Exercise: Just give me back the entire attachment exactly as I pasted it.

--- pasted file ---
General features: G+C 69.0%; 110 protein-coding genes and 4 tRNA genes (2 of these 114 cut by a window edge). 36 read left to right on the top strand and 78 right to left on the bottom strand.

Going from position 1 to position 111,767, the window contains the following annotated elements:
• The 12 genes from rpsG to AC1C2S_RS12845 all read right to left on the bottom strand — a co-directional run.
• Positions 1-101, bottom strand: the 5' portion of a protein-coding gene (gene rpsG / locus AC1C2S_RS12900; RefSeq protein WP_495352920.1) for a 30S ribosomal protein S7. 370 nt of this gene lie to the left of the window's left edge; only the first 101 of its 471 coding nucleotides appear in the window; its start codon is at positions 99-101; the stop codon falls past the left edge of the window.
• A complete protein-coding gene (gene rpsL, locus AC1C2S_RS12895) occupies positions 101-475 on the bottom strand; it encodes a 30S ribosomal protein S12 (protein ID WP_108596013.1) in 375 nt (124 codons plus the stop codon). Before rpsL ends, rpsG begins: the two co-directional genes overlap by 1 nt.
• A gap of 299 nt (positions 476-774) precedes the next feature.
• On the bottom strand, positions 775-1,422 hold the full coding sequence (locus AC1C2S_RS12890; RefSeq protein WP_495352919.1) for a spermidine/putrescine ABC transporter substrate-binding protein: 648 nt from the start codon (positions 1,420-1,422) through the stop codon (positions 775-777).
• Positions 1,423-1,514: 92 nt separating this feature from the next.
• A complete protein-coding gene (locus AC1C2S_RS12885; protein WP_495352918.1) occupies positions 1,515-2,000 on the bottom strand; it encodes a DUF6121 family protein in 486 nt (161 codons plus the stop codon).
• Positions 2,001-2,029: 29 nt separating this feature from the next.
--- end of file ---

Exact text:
General features: G+C 69.0%; 110 protein-coding genes and 4 tRNA genes (2 of these 114 cut by a window edge). 36 read left to right on the top strand and 78 right to left on the bottom strand.

Going from position 1 to position 111,767, the window contains the following annotated elements:
• The 12 genes from rpsG to AC1C2S_RS12845 all read right to left on the bottom strand — a co-directional run.
• Positions 1-101, bottom strand: the 5' portion of a protein-coding gene (gene rpsG / locus AC1C2S_RS12900; RefSeq protein WP_495352920.1) for a 30S ribosomal protein S7. 370 nt of this gene lie to the left of the window's left edge; only the first 101 of its 471 coding nucleotides appear in the window; its start codon is at positions 99-101; the stop codon falls past the left edge of the window.
• A complete protein-coding gene (gene rpsL, locus AC1C2S_RS12895) occupies positions 101-475 on the bottom strand; it encodes a 30S ribosomal protein S12 (protein ID WP_108596013.1) in 375 nt (124 codons plus the stop codon). Before rpsL ends, rpsG begins: the two co-directional genes overlap by 1 nt.
• A gap of 299 nt (positions 476-774) precedes the next feature.
• On the bottom strand, positions 775-1,422 hold the full coding sequence (locus AC1C2S_RS12890; RefSeq protein WP_495352919.1) for a spermidine/putrescine ABC transporter substrate-binding protein: 648 nt from the start codon (positions 1,420-1,422) through the stop codon (positions 775-777).
• Positions 1,423-1,514: 92 nt separating this feature from the next.
• A complete protein-coding gene (locus AC1C2S_RS12885; protein WP_495352918.1) occupies positions 1,515-2,000 on the bottom strand; it encodes a DUF6121 family protein in 486 nt (161 codons plus the stop codon).
• Positions 2,001-2,029: 29 nt separating this feature from the next.